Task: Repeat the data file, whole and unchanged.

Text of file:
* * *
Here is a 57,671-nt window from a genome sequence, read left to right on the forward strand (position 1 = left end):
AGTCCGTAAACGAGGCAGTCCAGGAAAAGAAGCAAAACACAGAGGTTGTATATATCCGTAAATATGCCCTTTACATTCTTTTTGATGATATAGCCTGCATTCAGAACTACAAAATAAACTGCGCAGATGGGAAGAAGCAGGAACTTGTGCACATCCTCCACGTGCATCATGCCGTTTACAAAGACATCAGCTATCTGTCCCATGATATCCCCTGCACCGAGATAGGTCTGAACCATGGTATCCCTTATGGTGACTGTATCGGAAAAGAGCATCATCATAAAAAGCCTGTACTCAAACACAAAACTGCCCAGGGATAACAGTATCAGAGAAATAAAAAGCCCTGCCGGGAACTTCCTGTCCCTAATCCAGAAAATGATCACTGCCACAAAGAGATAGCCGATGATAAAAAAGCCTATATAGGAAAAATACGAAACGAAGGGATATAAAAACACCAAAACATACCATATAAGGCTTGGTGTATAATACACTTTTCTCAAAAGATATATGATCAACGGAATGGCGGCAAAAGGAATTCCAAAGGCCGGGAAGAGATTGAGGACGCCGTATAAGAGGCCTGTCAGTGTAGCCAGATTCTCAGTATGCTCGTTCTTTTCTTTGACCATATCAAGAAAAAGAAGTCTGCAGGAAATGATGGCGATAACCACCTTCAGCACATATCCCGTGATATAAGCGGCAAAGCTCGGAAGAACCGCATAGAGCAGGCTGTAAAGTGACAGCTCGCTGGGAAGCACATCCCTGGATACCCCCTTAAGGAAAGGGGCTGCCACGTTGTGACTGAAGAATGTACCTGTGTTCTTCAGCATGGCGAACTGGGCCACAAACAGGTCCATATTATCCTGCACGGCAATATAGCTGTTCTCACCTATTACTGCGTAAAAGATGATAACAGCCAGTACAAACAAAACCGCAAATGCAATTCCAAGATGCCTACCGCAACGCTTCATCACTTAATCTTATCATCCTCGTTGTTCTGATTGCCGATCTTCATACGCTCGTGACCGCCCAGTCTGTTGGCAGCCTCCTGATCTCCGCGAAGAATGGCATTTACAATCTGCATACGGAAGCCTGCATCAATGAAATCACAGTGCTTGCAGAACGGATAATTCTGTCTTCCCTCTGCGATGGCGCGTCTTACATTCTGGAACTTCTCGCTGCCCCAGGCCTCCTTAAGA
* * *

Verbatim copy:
Here is a 57,671-nt window from a genome sequence, read left to right on the forward strand (position 1 = left end):
AGTCCGTAAACGAGGCAGTCCAGGAAAAGAAGCAAAACACAGAGGTTGTATATATCCGTAAATATGCCCTTTACATTCTTTTTGATGATATAGCCTGCATTCAGAACTACAAAATAAACTGCGCAGATGGGAAGAAGCAGGAACTTGTGCACATCCTCCACGTGCATCATGCCGTTTACAAAGACATCAGCTATCTGTCCCATGATATCCCCTGCACCGAGATAGGTCTGAACCATGGTATCCCTTATGGTGACTGTATCGGAAAAGAGCATCATCATAAAAAGCCTGTACTCAAACACAAAACTGCCCAGGGATAACAGTATCAGAGAAATAAAAAGCCCTGCCGGGAACTTCCTGTCCCTAATCCAGAAAATGATCACTGCCACAAAGAGATAGCCGATGATAAAAAAGCCTATATAGGAAAAATACGAAACGAAGGGATATAAAAACACCAAAACATACCATATAAGGCTTGGTGTATAATACACTTTTCTCAAAAGATATATGATCAACGGAATGGCGGCAAAAGGAATTCCAAAGGCCGGGAAGAGATTGAGGACGCCGTATAAGAGGCCTGTCAGTGTAGCCAGATTCTCAGTATGCTCGTTCTTTTCTTTGACCATATCAAGAAAAAGAAGTCTGCAGGAAATGATGGCGATAACCACCTTCAGCACATATCCCGTGATATAAGCGGCAAAGCTCGGAAGAACCGCATAGAGCAGGCTGTAAAGTGACAGCTCGCTGGGAAGCACATCCCTGGATACCCCCTTAAGGAAAGGGGCTGCCACGTTGTGACTGAAGAATGTACCTGTGTTCTTCAGCATGGCGAACTGGGCCACAAACAGGTCCATATTATCCTGCACGGCAATATAGCTGTTCTCACCTATTACTGCGTAAAAGATGATAACAGCCAGTACAAACAAAACCGCAAATGCAATTCCAAGATGCCTACCGCAACGCTTCATCACTTAATCTTATCATCCTCGTTGTTCTGATTGCCGATCTTCATACGCTCGTGACCGCCCAGTCTGTTGGCAGCCTCCTGATCTCCGCGAAGAATGGCATTTACAATCTGCATACGGAAGCCTGCATCAATGAAATCACAGTGCTTGCAGAACGGATAATTCTGTCTTCCCTCTGCGATGGCGCGTCTTACATTCTGGAACTTCTCGCTGCCCCAGGCCTCCTTAAGA